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Couple of times in my research on Verb+了aspect, I've stumbled across really interesting nonstandard ideas about what this particle really means. Only one theory strikes some notes in my mind. Namely it is a theory that 了 is not a perfect aspect marker (there is a GROUP of perfect aspects one of them is 了) but rather an "actuality" ("reality or existential") aspect marker.

Can anyone suggest some reading about 了 from "actual\existential\realization" stand point of view? Thanks.

Please, don't talk about "sentence final 了". This problem is solved for me. I'm intereted only in verb+了.

Ok. I think I need to elaborate on the difference between "perfect" and "actual".

You can negate perfect aspect of a verb in question. But you can't nagate a verb once you make it "actual" by adding 了 to it.

For example:

我吃了饭了, 但是没吃了完. - "I have eaten, but haven't eaten."

It is absurd. You can't just negate something you just made "real"!! (by stressing it's actuality, the thing took place in reality)

But you can nagate perfect aspect (完) of the verb.

我吃了饭了, 但是没吃完 - "I've eaten, but didn't finish!".

This is ok, sicne in the second case we negate the 完 part (perfect aspect) and not the 吃了 part (actuality aspect, the stressing that "eating" really took place).

P.S. I have forgotten one more name for the 了 - 'actuallity aspect". 了 is used whenever the "thing" actually was or 100% will take place.

P.S.S. Some papers I've gathered in my research:

  1. "Aspect in Mandarin Chinese: A Corpus-based Study" by Richard Xiao,Tony McEnery (chapter 4.1.4)
  2. "The Influence of Worldview on Second Language Acquisition: A Study of Native English Speakers Acquiringthe Chinese Aspect Marker -Le." by Yang Li-qiong
  3. "Corpus-Based Contrastive Studies of English and Chinese" by Tony McEnery,Richard Xiao (page 11-12 and so on)
  4. "Lecture 17: Existential Sentences in Chinese: Syntax and Semantics" by Barbara H. Partee
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    What's the source of that quote? – KWeiss Mar 9 '16 at 14:58
  • KWeiss, Soory it's not a quote but my summary of some quotes. I'll change the post so not to confuse people. – coobit Mar 9 '16 at 19:50
  • I find the sentence "我吃了饭了" also absurd, it would have to be "我吃过饭了” or not? – andrew Mar 16 '16 at 13:05
  • @coobit You made me wonder that maybe it's NOT 了 that is an actuality marker, but 没有 is instead a non-actuality marker, because is negates everything that isn't real, not only 了 sentences: 我吃了一个苹果/我没吃一个苹果 -- 我在吃一个苹果/我没在吃一个苹果 -- 苹果被我吃了/苹果没被我吃, and so on. – Enrico Brasil Mar 16 '16 at 16:09
  • Ok. If you make TWO claims in a sequence: 1-st being "我吃了一个苹果" and the 2-nd being "我没吃一个苹果" You migth be considered strange person because you either ate or didn't eat! So that just prooves that 了 and 没 are absolutly antogonistic in this sence. If 没 makes smth unreal then 了 makes it real. – coobit Mar 17 '16 at 9:06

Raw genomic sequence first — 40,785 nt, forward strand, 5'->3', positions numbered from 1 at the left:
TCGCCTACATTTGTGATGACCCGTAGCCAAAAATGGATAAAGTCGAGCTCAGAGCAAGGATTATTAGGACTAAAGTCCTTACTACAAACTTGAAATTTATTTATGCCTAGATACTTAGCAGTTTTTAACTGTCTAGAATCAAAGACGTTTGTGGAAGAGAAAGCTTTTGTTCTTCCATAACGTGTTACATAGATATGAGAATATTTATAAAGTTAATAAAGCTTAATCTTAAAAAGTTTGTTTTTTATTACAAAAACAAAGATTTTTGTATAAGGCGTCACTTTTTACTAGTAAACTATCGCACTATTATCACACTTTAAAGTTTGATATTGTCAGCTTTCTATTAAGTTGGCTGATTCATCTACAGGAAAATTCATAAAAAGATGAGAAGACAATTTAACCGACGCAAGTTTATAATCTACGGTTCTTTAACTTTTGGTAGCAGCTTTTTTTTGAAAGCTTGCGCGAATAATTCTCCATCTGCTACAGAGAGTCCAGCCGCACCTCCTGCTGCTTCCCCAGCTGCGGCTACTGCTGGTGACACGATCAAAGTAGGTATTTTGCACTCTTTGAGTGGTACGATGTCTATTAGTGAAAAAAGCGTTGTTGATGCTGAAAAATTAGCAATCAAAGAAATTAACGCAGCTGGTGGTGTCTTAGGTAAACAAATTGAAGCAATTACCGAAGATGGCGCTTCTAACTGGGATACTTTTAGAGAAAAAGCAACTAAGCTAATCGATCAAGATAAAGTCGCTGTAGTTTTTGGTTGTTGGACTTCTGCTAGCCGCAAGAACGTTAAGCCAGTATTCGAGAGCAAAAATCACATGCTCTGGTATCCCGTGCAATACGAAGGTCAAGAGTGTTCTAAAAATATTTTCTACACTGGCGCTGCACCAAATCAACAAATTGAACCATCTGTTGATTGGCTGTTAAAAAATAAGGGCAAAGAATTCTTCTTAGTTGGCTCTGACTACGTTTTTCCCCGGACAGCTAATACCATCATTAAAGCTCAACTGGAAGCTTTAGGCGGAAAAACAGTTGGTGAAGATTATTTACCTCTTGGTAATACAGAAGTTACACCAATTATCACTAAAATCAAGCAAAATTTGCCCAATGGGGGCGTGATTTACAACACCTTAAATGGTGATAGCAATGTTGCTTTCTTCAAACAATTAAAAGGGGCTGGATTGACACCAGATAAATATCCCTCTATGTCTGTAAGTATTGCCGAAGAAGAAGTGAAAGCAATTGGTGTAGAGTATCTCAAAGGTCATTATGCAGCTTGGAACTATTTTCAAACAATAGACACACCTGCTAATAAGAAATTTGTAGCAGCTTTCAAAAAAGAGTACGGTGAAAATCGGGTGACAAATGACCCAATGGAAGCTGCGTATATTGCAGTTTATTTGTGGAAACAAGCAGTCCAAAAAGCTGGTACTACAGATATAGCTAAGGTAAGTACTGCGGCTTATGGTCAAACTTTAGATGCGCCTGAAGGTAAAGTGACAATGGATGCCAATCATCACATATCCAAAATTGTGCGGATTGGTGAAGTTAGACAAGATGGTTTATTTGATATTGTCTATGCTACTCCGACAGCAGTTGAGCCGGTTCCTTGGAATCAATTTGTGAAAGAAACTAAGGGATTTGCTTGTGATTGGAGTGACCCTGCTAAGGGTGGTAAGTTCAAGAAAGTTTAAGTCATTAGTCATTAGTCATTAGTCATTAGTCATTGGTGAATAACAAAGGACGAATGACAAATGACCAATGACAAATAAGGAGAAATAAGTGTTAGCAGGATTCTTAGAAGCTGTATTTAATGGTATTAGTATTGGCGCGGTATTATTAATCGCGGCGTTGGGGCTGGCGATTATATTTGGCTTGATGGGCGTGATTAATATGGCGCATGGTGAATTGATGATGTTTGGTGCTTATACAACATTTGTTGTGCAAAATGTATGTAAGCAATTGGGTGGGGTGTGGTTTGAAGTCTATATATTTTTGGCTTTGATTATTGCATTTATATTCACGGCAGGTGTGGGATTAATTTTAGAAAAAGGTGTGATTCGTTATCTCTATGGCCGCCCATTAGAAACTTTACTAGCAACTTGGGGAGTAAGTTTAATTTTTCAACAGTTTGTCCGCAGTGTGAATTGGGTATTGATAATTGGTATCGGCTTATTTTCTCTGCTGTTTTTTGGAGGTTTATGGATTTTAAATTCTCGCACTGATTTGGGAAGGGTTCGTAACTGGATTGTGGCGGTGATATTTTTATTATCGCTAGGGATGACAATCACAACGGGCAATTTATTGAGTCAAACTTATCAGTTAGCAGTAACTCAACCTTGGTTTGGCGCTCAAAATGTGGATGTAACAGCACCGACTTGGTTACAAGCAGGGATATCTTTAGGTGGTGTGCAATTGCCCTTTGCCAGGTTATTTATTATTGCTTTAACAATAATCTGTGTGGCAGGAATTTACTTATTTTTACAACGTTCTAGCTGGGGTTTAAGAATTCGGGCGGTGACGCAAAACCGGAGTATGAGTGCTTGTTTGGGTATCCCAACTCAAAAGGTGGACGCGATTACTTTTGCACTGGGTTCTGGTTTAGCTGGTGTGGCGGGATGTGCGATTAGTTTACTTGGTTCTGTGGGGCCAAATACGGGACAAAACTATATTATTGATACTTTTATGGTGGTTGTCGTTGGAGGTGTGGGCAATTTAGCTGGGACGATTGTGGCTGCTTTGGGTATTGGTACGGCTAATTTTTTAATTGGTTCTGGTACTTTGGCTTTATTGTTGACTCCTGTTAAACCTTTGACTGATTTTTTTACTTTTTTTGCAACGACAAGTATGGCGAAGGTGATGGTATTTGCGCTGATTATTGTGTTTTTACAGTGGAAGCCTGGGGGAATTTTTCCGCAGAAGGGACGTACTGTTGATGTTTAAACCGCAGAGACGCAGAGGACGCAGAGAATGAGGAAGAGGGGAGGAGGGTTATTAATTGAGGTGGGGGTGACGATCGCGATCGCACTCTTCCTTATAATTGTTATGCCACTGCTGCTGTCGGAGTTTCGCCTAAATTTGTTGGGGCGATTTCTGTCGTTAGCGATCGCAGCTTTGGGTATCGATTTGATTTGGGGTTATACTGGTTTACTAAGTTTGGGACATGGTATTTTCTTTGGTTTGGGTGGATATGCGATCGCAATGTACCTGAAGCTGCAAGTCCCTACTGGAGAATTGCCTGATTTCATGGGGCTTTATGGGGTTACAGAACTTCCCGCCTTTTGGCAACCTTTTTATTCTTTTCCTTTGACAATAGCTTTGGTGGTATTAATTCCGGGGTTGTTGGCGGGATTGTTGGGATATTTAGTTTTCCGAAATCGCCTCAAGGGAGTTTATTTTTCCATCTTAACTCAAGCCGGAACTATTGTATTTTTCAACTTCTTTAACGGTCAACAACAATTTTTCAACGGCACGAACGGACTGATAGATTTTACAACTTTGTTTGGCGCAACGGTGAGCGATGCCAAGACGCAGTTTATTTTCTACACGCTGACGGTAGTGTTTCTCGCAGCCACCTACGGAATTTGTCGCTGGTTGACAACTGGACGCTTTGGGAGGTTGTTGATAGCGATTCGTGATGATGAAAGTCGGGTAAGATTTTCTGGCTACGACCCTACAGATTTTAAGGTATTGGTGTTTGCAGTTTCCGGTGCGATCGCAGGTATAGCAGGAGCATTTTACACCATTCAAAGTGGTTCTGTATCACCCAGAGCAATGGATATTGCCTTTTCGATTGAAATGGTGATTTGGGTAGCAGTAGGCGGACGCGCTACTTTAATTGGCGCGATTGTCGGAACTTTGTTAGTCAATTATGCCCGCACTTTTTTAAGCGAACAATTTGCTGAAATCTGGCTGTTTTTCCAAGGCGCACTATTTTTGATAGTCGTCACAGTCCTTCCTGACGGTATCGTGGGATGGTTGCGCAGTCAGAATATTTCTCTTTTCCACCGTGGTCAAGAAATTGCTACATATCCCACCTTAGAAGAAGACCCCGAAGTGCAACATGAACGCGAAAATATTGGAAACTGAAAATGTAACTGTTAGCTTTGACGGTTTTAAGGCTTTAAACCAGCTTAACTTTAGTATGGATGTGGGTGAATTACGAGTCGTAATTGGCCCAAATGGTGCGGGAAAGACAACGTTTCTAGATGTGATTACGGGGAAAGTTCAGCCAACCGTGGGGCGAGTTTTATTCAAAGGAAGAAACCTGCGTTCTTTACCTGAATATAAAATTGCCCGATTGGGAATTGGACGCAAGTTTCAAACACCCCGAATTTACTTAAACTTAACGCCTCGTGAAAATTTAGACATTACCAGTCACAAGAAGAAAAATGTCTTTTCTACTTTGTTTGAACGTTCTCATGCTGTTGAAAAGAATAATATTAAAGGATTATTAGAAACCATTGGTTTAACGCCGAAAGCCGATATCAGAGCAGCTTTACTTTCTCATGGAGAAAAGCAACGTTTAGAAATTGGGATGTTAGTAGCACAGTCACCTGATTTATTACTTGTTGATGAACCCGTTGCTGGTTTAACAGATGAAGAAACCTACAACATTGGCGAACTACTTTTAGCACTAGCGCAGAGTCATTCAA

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I'm not sure if you've tried looking at the interaction of aspect and evidentiality. This is covered in this 2001 paper. The claim is countered in this 2014 paper. I get the feeling that guo4 is more widely explored in this context. The 1997 tome "Territory of Information" makes use of several comparisons with Japanese.

  • The second link here includes discussion of Xiao and McEnery "Aspect in Mandarin Chinese: A Corpus-based Study." – Colin McLarty Mar 11 '16 at 12:21
  • Read 2001 paper. All links to "realis" 了papers are behind a "pay wall". :( Didn't quiet get the idea of original authors. Still reading. – coobit Mar 11 '16 at 17:53
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Answering your new edited question. Your first reference, "Aspect in Mandarin Chinese: A Corpus-based Study" by Richard Xiao,Tony McEnery, indeed gives a novel fine-grained analysis of perfective particles in Mandarin. But it is their own theory and so far as i can see more people cite it than expand on it. A list of 186 works citing it is given at https://scholar.google.com/scholar?oi=bibs&hl=en&cites=14017749010703840750&as_sdt=5

The issue here is grammaticalization. If we want to say 了 has a purely grammatical role in the sentence 我吃了 then we obviously cannot just say that role is as a perfect aspect marker. The word clearly does more than indicate perfect aspect. So we must define some much more specific subdivision of perfect aspect like "actuality aspect." But other grammarians prefer not to subdivide aspect that way, and rather say 了 has a lexical or pragmatic role in addition to its grammar. There is a vast literature on this, and references in Michaelyus answer are one good way into it.

  • Sorry about the "quote". It wasn't an actual quote. It was a summary of the idea. See edited post for explanation. – coobit Mar 9 '16 at 20:00

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